We tend to think ill of our friends or our sweetheart, blame them or even get mad with them when they don’t call you, email you, meet you for a while or when they don’t respond to your call, your email timely or suddenly leave you without a word, especially when you need their help.
We usually think of ourselves first, put our needs higher than any one’s. We usually don’t wonder how our friends are when we are looking forward to their help. We usually don’t wonder if they are able to offer help then. Who knows if our friends might need our help or our care too. But for some reasons, they prefer not to voice their request or tell their problem.
Last Friday, I emailed a good friend of mine, first to say thank you to him for helping me to get an internship at The Christian Science Monitor and then to ask him to write a letter of recommendation. I know he is a busy man who often replies to my emails one or two days. Because the recommendation is not urgent, I didn’t bother calling him but just have been awaiting his reply.
This time, I didn’t hear from him until I texted him on Thursday to ask about the conference in Lowell, a city more than 30 miles from Boston. He replied to me and asked me if I secured the internship from The Monitor. A little surprise, I said to him that he missed my email in which I told him about it.
I knew nothing of what happened to him until Friday morning when I came to the conference and was shocked at the news that he was just fired from his position. Believe it or not, he got dismissed on the day I sent him my email via his office email which was blocked as soon as he got the sack. No wonder, my email couldn’t reach him. I might have not learned of his problem if I hadn’t attend the conference because we have no mutual friends. I bet he must have been shocked as well because I could tell how passionate he was about his job. In my eyes, he is one of the top men in his industry.
Because of his sack, I decided not to tell him about my request of his recommendation. I knew he now has more time to help me but I would feel very guilty if I asked him.
Learning of my friend’s situation, I couldn’t focus on what was going on in the conference. I couldn’t help thinking of one of my favorite stories I read about five years ago on a Vietnamese newspaper. I still remember the name of the main character, Khang. He has a best friend since his childhood. They are close like bothers. Their friendship go well until his friend moves to another place in the other end of the country.
They lose each other. Khang experiences many hardships, including faling through in a university entrance exam which he sees as his biggest failure. As a habit, he writes to his friend and tells about his failure but no reply at all. After several non-stop attempts, he gives up.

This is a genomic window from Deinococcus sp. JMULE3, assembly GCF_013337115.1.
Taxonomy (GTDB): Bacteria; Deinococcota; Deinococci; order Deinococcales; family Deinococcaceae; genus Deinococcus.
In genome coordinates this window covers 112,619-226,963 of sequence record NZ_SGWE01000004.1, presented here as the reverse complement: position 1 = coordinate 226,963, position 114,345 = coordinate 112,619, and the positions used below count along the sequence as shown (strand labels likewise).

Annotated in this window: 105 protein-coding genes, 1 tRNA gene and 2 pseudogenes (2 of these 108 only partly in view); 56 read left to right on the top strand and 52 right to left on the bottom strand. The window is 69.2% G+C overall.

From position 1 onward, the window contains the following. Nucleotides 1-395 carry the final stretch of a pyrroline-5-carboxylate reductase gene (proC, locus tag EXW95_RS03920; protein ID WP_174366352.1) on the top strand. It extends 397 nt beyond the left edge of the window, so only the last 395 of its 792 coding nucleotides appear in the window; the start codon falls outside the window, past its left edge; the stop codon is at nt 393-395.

Many years later, Khang happens to meet his friend again in a restaurant. Now they are in their middle age. At that time, he almost forgives his friend for not replying to his mails. After a few talks, he happens to look down under the table they are sitting.
Guess what he saw.
His friend’s legs had only one left. He can’t believe in his eyes.
The story ends with a question Khang questions himself and I will never forget:
“Khang, where was you then [when his friend met that horrible accident]?”
Living far away from Vietnam has taught me a lot of lessons, among those is the lesson of valuing my family, my relatives and my friendships. I also understand why Facebook is so well-known.
Living far away from home, I feel so warm to receive the continuous care from my best friends, new and old, in Vietnam and America, who often call me or send me a message just to make sure that I’m okay.
My weakness is that when I’m overwhelmed, I tend to ignore everything, including my friends and family. I have tried to fix that wrong habit. I often feel that my friends care for me much more than I do for them.
How about you? If you haven’t heard from your friends or relatives for a long time, why don’t you pick up your phone, shoot an email or go to Facebook to say “hi.” to them? Don’t wait to ask “how are you doing?” until you feel need their help. We tend to use our fast-moving life as an excuse for our ignorance to friends and families.
Who knows they might need your help now. Never let yourself in my recent situation or in Khang’s.
Did you know that I felt so guilty when learning of my uncle’s recent death in Vietnam? I didn’t give him any call since I met him last January. I didn’t know that was the last time😦.
Every meeting can be the last one.
(Lowell, Boston, November/17/2012)